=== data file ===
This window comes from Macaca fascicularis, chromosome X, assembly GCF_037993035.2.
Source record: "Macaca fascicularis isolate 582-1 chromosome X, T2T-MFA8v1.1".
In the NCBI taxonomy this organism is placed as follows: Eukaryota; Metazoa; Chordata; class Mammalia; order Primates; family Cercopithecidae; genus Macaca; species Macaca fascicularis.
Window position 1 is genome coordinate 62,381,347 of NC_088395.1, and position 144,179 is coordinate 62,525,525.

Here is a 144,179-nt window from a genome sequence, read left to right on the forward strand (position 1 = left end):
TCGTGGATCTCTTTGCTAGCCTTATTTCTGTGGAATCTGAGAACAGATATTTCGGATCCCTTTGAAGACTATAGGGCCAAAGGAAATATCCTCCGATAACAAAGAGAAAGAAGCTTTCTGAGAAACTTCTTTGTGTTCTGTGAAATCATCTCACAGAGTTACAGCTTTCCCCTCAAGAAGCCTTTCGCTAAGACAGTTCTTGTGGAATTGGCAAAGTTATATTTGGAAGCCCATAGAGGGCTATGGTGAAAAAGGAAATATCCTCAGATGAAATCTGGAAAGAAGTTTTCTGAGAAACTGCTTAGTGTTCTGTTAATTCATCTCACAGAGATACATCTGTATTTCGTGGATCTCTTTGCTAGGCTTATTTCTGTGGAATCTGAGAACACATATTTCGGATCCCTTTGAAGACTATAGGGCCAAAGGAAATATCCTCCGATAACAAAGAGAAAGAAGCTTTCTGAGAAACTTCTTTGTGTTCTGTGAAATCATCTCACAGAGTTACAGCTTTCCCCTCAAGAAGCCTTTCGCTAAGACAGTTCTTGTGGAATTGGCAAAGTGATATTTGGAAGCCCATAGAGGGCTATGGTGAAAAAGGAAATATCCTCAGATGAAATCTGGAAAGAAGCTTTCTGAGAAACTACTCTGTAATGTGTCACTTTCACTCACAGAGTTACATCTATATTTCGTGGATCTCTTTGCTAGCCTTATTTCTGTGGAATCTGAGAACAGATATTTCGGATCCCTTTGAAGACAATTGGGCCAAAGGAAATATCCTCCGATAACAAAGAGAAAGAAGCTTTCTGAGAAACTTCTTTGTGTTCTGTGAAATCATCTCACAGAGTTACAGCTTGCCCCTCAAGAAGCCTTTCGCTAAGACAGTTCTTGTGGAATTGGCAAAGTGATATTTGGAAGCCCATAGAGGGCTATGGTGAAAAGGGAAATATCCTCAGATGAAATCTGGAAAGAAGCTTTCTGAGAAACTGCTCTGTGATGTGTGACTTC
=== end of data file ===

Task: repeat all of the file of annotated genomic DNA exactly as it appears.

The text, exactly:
This window comes from Macaca fascicularis, chromosome X, assembly GCF_037993035.2.
Source record: "Macaca fascicularis isolate 582-1 chromosome X, T2T-MFA8v1.1".
In the NCBI taxonomy this organism is placed as follows: Eukaryota; Metazoa; Chordata; class Mammalia; order Primates; family Cercopithecidae; genus Macaca; species Macaca fascicularis.
Window position 1 is genome coordinate 62,381,347 of NC_088395.1, and position 144,179 is coordinate 62,525,525.

Here is a 144,179-nt window from a genome sequence, read left to right on the forward strand (position 1 = left end):
TCGTGGATCTCTTTGCTAGCCTTATTTCTGTGGAATCTGAGAACAGATATTTCGGATCCCTTTGAAGACTATAGGGCCAAAGGAAATATCCTCCGATAACAAAGAGAAAGAAGCTTTCTGAGAAACTTCTTTGTGTTCTGTGAAATCATCTCACAGAGTTACAGCTTTCCCCTCAAGAAGCCTTTCGCTAAGACAGTTCTTGTGGAATTGGCAAAGTTATATTTGGAAGCCCATAGAGGGCTATGGTGAAAAAGGAAATATCCTCAGATGAAATCTGGAAAGAAGTTTTCTGAGAAACTGCTTAGTGTTCTGTTAATTCATCTCACAGAGATACATCTGTATTTCGTGGATCTCTTTGCTAGGCTTATTTCTGTGGAATCTGAGAACACATATTTCGGATCCCTTTGAAGACTATAGGGCCAAAGGAAATATCCTCCGATAACAAAGAGAAAGAAGCTTTCTGAGAAACTTCTTTGTGTTCTGTGAAATCATCTCACAGAGTTACAGCTTTCCCCTCAAGAAGCCTTTCGCTAAGACAGTTCTTGTGGAATTGGCAAAGTGATATTTGGAAGCCCATAGAGGGCTATGGTGAAAAAGGAAATATCCTCAGATGAAATCTGGAAAGAAGCTTTCTGAGAAACTACTCTGTAATGTGTCACTTTCACTCACAGAGTTACATCTATATTTCGTGGATCTCTTTGCTAGCCTTATTTCTGTGGAATCTGAGAACAGATATTTCGGATCCCTTTGAAGACAATTGGGCCAAAGGAAATATCCTCCGATAACAAAGAGAAAGAAGCTTTCTGAGAAACTTCTTTGTGTTCTGTGAAATCATCTCACAGAGTTACAGCTTGCCCCTCAAGAAGCCTTTCGCTAAGACAGTTCTTGTGGAATTGGCAAAGTGATATTTGGAAGCCCATAGAGGGCTATGGTGAAAAGGGAAATATCCTCAGATGAAATCTGGAAAGAAGCTTTCTGAGAAACTGCTCTGTGATGTGTGACTTC